A clinical comparison of lidocaine and bupivacaine.
The drug of choice for local anesthesia in most emergency departments is lidocaine. However, it wears off shortly after suturing is complete and patients may experience pain after closure of the wound. We conducted a study to determine the degree of anesthesia obtained during and after repair of lacerations using lidocaine 1% versus bupivacaine 0.25%, a long-acting local anesthetic. Lidocaine and bupivacaine were administered in a double-blind, randomized fashion to 104 patients. Each patient was asked to rate his pain on a 0 to 10 scale (0, no pain; 10, severe pain) prior to administration of the anesthetic. They then rated pain on an identical scale at 30 minutes, and one, two, three, four, five, six, 12, 18, and 24 hours after completion of suturing. The mean baseline pain was 2.96 for the lidocaine group and 3.07 for the bupivacaine group. This decreased to less than 1.0 in both groups 30 minutes after infiltration. It remained low for the bupivacaine group for the next five hours, but increased almost to preanesthesia levels by two hours in the lidocaine group. A three-way analysis of variance revealed a significant difference (P less than .001) between the pain response of the two groups. There was no statistical difference (P greater than .05) between the age of the patients, size of laceration, and amount of drug used. The study shows that patients do experience pain after a wound is sutured and the anesthetic has worn off. It also demonstrates that bupivacaine significantly reduces the pain a patient may experience after repair of a wound.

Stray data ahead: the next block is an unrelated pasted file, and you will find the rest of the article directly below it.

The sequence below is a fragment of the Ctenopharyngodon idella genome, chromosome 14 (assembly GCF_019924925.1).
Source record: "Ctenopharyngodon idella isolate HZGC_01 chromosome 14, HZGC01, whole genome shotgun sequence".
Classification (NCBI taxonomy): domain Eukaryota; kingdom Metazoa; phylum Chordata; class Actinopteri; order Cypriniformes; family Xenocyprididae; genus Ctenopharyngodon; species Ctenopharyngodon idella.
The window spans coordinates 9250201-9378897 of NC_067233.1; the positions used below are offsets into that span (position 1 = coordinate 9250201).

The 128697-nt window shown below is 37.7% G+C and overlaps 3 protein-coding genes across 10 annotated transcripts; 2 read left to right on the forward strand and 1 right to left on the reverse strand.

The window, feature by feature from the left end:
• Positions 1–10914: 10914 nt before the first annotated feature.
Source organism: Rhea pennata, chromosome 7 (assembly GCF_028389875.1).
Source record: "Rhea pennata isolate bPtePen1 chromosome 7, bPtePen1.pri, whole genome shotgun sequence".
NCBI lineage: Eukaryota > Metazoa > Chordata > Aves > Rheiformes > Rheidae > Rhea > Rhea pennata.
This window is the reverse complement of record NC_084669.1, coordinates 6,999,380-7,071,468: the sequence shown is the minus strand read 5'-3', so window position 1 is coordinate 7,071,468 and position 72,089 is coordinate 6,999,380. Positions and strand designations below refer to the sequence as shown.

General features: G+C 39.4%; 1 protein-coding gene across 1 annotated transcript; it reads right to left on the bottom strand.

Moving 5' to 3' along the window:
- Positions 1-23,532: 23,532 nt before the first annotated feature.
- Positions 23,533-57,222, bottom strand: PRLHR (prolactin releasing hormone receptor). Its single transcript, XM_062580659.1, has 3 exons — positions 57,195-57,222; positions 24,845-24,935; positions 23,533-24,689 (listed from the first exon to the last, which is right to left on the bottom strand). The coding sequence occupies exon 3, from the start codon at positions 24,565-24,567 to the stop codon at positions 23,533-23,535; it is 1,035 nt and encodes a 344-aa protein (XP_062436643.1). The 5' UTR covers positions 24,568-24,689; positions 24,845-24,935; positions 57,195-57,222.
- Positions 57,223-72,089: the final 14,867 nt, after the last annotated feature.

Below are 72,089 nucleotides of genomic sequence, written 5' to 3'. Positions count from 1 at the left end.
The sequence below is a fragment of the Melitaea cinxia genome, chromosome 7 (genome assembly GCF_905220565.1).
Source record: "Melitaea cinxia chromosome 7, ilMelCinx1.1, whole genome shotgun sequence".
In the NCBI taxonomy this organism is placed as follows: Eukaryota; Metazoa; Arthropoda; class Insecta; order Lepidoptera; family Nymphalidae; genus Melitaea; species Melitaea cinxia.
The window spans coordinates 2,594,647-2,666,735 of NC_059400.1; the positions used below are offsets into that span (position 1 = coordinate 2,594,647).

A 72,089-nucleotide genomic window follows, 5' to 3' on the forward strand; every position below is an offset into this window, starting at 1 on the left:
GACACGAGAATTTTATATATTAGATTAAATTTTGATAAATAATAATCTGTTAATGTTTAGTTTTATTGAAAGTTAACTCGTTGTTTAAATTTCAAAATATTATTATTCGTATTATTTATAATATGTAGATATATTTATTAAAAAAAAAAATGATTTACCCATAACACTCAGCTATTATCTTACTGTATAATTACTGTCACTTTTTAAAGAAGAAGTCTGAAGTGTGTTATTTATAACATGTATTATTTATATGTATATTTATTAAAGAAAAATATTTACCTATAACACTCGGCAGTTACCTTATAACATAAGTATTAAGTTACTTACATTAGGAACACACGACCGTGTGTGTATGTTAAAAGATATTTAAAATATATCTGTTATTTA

Published In/Presented At
Spivey, W. H., McNamara, R. M., MacKenzie, R. S., Bhat, S., & Burdick, W. P. (1987). A clinical comparison of lidocaine and bupivacaine. Annals of emergency medicine, 16(7), 752–757. https://doi.org/10.1016/s0196-0644(87)80568-1
Medicine and Health Sciences
Department of Emergency Medicine